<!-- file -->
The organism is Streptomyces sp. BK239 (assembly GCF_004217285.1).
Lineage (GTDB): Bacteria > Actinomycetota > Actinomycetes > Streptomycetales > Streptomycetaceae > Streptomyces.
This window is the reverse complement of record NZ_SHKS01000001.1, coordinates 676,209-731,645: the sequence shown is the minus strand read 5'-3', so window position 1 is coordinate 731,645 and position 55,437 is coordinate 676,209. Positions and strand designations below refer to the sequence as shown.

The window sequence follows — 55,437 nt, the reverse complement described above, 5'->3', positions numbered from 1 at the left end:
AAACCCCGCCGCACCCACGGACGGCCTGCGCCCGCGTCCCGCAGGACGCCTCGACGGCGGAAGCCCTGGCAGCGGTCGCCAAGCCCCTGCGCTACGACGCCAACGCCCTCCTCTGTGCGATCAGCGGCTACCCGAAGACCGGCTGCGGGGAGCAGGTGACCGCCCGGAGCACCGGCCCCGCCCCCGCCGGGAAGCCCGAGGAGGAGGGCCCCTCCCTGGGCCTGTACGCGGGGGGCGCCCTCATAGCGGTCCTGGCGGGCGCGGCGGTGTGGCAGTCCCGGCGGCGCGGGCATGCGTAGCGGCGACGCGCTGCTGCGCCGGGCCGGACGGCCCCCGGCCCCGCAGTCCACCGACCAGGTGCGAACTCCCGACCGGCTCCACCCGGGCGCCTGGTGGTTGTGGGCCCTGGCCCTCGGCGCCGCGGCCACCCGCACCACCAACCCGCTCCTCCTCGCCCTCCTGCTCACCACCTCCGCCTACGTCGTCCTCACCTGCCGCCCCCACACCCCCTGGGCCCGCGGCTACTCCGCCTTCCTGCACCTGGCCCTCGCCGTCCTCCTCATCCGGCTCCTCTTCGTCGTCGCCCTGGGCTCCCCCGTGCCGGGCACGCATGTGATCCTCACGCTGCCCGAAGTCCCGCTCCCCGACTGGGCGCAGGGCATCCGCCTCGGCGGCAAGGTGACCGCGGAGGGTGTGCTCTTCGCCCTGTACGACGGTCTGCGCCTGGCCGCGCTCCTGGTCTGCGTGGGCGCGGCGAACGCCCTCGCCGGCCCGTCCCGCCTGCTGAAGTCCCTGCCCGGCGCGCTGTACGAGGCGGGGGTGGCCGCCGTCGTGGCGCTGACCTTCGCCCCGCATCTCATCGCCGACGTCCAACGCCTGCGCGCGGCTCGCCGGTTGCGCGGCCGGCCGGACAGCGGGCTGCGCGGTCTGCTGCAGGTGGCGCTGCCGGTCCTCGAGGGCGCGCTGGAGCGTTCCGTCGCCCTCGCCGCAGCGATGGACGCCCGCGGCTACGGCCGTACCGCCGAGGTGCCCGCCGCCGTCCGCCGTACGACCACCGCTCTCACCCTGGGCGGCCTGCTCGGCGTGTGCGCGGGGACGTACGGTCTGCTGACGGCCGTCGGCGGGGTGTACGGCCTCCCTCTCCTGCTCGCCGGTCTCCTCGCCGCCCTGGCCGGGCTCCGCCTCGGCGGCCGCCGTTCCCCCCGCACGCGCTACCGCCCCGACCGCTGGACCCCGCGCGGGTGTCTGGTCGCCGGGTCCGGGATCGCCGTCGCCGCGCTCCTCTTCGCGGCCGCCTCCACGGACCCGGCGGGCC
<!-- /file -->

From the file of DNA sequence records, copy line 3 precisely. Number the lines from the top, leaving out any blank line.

This window is the reverse complement of record NZ_SHKS01000001.1, coordinates 676,209-731,645: the sequence shown is the minus strand read 5'-3', so window position 1 is coordinate 731,645 and position 55,437 is coordinate 676,209. Positions and strand designations below refer to the sequence as shown.